Prageeta Sharma runs the creative writing program at the University of Montana, Missoula. She is the author of Bliss to Fill (Subpress), The Opening Question (Fence Books), winner of the 2004 Fence Modern Poets Prize, and Infamous Landscapes (Fence Books). She lives in Missoula, MT.
Christopher Stackhouse is a writer, curator, and visual artist. He has worked in several media and disciplines including film and video, music recording, theater, painting and drawing. He is the author of one published collection of poems, Slip (Corollary Press, 2005); and is co-author of a image-text collaboration with author/translator/professor John Keene, Seismosis (1913 press, 2006), which features Stackhouse's drawings in dialogue with Keene's texts. His visual art has been exhibited in galleries and exhibition spaces, including Wilmer Jennings Gallery (NYC) and White Box: The Annex (NYC). He is a Cave Canem Writer Fellow; a 2005 Fellow in Poetry, New York Foundation for the Arts, was a panel/juror for the 2007 Fellowship in Poetry, New York Foundation for the Arts, and a Bard College, Milton Avery Graduate School of the Arts, MFA in Writing candidate, 2009. He will present a talk as a Visiting Artist to both writers and visual artists at The Lower Manhattan Cultural Council's 2007-2008 Workspace Artists-in-Residence program in March 2008. A forthcoming essay on form and experimentation in poetry will be published by the Academy of American Poets, in their print magazine American Poet, in the spring 2008 issue.
Lynne Tillman is a novelist, short story writer, and critic. Her fifth novel, American Genius, A Comedy, was recently published by Soft Skull Press. Her other novels are Haunted Houses, Motion Sickness, Cast in Doubt, and No Lease on Life, a finalist for the National Book Critics Circle Award in fiction and a New York Times Notable Book of the Year. She has published three nonfiction books and three story collections, including, most recently, This Is Not It, stories and novellas written in response to the work of 22 contemporary artists. Tillman’s fiction has been included in many anthologies, including The New Gothic, New York Writes After 9/11, The Show I'll Never Forget, The Penguine Book of New York Stories, and Wild History. Her work has appeared in journals, such as Tin House, McSweeney’s, Black Clock, Bomb, Aperture, and Conjunctions, and her criticism has been published in Artforum, Frieze, Aperture, Nest, The Guardian, and The New York Times Arts and Leisure and the Times Book Review. Tillman is Professor/Writer-in-Residence at The University at Albany. In 2006 she was awarded a Guggenheim Fellowship, and, in the same year, her papers were acquired by New York University’s Fales Library. She is the fiction editor of Fence magazine and is on the boards of Housing Works and The International Advisory Committee for the Wexner Prize.
Jennifer Tseng is the author of The Man With My Face (AAWW 2005), winner of the Asian American Writers' Workshop's National Poetry Manuscript Competition and winner of a 2006 PEN American Beyond Margins Award. Her poetry and prose have appeared in journals such as Barrow St., Glimmer Train Stories, Indiana Review and Ploughshares. She is currently at work on a novel.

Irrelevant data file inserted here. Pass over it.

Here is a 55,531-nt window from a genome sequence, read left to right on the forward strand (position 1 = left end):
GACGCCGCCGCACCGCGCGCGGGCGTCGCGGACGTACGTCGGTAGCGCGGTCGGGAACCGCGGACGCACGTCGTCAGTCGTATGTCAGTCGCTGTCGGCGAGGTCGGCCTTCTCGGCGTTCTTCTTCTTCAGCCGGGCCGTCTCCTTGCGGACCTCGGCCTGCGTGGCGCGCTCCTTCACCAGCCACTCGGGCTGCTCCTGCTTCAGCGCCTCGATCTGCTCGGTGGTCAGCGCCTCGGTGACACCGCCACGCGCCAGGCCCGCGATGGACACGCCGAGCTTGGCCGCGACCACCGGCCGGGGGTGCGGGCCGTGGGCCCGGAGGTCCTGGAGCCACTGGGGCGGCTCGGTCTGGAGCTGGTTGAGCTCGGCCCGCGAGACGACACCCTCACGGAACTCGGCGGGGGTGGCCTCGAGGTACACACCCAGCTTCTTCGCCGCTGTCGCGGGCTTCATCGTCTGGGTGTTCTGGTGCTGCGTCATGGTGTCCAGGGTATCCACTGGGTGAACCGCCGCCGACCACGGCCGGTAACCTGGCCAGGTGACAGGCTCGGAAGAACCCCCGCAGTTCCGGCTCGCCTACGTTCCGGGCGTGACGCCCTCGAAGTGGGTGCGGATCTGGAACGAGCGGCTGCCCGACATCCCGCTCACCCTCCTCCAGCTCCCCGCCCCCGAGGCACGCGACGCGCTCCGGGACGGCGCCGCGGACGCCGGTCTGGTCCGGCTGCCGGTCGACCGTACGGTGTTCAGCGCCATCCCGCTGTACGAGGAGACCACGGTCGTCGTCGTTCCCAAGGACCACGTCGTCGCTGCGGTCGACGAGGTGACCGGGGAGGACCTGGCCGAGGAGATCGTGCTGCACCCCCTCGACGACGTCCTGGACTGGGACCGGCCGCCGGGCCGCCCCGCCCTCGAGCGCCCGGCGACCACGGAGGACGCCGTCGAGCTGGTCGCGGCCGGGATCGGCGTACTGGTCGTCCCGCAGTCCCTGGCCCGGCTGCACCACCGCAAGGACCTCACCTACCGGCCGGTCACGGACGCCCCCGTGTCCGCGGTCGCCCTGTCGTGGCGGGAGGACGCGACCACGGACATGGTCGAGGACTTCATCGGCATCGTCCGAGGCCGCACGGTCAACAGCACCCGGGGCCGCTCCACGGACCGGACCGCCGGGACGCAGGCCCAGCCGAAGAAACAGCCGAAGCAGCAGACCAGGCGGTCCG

Rebecca Wolff is the author of Manderley (University of Illinois Press, 2001), Figment (W.W. Norton, 2004), and the forthcoming The King (W. W. Norton, 2009). She is the founding editor and publisher of the literary journal Fence and of Fence Books, as well as of The Constant Critic, a monthly poetry-review website. Wolff is a fellow of the New York State Writers Institute, with which Fence is affiliated, and lives in Athens, New York.
Mark Wunderlich is the author of Voluntary Servitude, (Graywolf Press, 2004) and The Anchorage, which received the 1999 Lambda Literary Award. He has received several fellowships, and his poems have been widely anthologized. He teaches literature and writing at Bennington College in Vermont, and is a member of the faculty of the graduate writing program at Columbia University.
Patricia Ybarra received her B.A. from Columbia University in 1994 and her Ph.D. from the University of Minnesota-Twin Cities in Theatre History and Criticism in 2002. She is a Ford Foundation Minority Fellow and a founding member of the Latino/a Focus group of the Association for Theatre in Higher Education. Her recent and forthcoming publications include reviews, chapters, and articles in Text and Presentation, Gestos, Theatre Journal, The Encyclopedia of Modern Drama, and Theatre and Nationalism. Her area of specialization is theatre historiography of the Americas, with emphasis on the relationship between theatre, nationalism, and American identities in North America. She is currently writing her first manuscript, Performing Conquest: Theatre, History and Identity in Tlaxcala, Mexico 1538-2003.
She is an Assistant Professor of Theatre, Speech and Dance at Brown University. She is also a director, dramaturg and the former Managing Director of Richard Foreman's Ontological-Hysteric Theatre.
She lives in Providence, Rhode Island.
Monica Youn was raised in Houston, Texas. A former Stegner Fellow, she has published poems in numerous journals and anthologies, including AGNI, Fence, and Poetry Review. She has one book, Barter, from Graywolf Press. She currently lives in Manhattan, where she is an entertainment lawyer.
Albin Zak is Chair of the Music Department at the University at Albany (SUNY). He holds degrees in composition and performance from the New England Conservatory and a Ph.D. in musicology from the City University of New York. His research specialties are popular music studies (especially post-1945 repertories) and the history of technology. He is the author of The Poetics of Rock: Cutting Tracks, Making Records (University of California Press), and editor of The Velvet Underground Companion: Four Decades of Commentary (Schirmer). He is currently working on a book entitled "I Don't Sound Like Nobody": Remaking Music in 1950s America (University of Michigan Press). He is active as a songwriter, performer, and record producer. His most recent album of songs is entitled An Average Day (Insatiable Records).